“Edith Halpert in her Downtown Gallery,” Marguerite Zorach (1887-1968), oil, c. 1930, National Portrait Gallery, Smithsonian Institution, Washington, DC,

Another lasting legacy of Edith Halpert includes two women clients who built distinctive collections through her guidance.  In 1928, Halpert introduced Abby Aldrich Rockefeller to modern art and developed Rockefeller’s passion for American folk art. Together they built the Rockefeller folk art collection first shown at the Museum of Modern Art that Rockefeller had helped establish in 1929. [9] This unsurpassed folk art collection including Edward Hick’s Peaceable Kingdom eventually went to Colonial Williamsburg in VA where Abby and John D. Rockefeller, Jr. restored the colonial city in the 1930s.  Halpert also shaped a similar collection of folk art for Electra Havemeyer Webb, another wealthy collector, who created the Shelburne Museum in VT in 1947.

A meticulous record keeper and self-advocate, Halpert complained near the end of her career about the constant flow of students, historians, museums, and collectors wishing to interview her and research her copious archives as well as her art collection. In the early 1960s, Halpert gave lengthy interviews and donated her gallery records and personal papers to the Archives of American Art, Smithsonian Institution, Washington, DC.  The Corcoran Gallery of Art in DC courted Halpert to donate her collection. These negotiations stalled so she revoked her will in 1965 without disposition instructions.[10]  Sotheby’s later dispersed her private collection of over three hundred works for a shocking $3.6 million, an enormous sum in 1973 because few American art auctions had taken place before 1970. Her overall estate was valued at more than $22 million fourteen years ago. [11]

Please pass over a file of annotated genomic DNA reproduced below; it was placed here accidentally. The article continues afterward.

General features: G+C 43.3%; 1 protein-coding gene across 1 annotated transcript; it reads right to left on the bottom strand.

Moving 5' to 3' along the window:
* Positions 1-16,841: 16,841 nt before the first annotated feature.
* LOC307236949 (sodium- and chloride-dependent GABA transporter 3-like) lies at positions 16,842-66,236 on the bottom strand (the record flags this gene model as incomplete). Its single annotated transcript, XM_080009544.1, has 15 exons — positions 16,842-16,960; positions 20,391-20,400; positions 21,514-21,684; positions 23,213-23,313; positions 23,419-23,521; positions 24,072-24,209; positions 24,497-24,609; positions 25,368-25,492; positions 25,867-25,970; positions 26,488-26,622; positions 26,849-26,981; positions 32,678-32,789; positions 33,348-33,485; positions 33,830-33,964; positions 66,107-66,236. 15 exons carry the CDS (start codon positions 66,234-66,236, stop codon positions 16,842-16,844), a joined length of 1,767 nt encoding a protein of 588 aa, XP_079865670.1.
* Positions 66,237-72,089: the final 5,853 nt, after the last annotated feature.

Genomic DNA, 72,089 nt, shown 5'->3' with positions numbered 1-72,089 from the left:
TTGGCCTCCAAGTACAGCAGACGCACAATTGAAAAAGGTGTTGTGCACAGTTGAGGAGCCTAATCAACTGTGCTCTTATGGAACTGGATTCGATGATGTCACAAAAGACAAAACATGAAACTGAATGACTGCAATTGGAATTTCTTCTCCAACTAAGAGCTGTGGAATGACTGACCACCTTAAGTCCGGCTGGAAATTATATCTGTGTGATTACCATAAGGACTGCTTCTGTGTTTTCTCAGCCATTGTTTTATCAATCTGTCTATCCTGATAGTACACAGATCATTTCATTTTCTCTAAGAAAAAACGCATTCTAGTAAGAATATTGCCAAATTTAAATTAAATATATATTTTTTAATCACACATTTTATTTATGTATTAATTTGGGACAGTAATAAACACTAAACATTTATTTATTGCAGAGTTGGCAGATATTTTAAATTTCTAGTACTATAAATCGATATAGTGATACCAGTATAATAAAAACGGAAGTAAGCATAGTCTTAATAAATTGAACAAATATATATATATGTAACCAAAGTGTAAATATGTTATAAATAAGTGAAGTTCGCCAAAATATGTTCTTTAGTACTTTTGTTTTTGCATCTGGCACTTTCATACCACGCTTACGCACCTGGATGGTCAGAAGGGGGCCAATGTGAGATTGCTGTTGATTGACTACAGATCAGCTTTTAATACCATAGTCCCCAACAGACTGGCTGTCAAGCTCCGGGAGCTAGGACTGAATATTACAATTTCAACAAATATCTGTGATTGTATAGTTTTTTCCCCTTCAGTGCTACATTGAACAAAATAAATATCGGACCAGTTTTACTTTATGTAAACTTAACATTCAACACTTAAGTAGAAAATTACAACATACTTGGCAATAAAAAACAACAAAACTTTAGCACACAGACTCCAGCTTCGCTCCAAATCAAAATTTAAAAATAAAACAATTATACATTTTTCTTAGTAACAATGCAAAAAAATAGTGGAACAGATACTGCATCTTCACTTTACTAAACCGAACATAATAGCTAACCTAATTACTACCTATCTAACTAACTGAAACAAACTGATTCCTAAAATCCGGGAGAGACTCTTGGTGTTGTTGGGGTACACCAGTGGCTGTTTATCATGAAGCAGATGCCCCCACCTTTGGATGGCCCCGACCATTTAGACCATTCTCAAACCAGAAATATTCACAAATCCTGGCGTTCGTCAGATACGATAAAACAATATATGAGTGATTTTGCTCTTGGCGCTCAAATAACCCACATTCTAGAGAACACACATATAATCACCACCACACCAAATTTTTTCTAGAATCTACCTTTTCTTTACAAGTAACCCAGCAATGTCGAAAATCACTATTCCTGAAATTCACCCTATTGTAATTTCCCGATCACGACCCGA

I was disappointed when finally locating Edith Gregor Halpert’s simple gravesite which does not recognize Halpert’s formidable contributions to the art world. Yet, Art Digest described her talents and her vaulted place on the art history stage years before she died: “ . . . good taste, artistic sensitivity and executive skill . . . . She can well be proud of her twenty-year labor in the vineyards of our native art expression.  Few have equaled her success along the pioneering paths.” [12]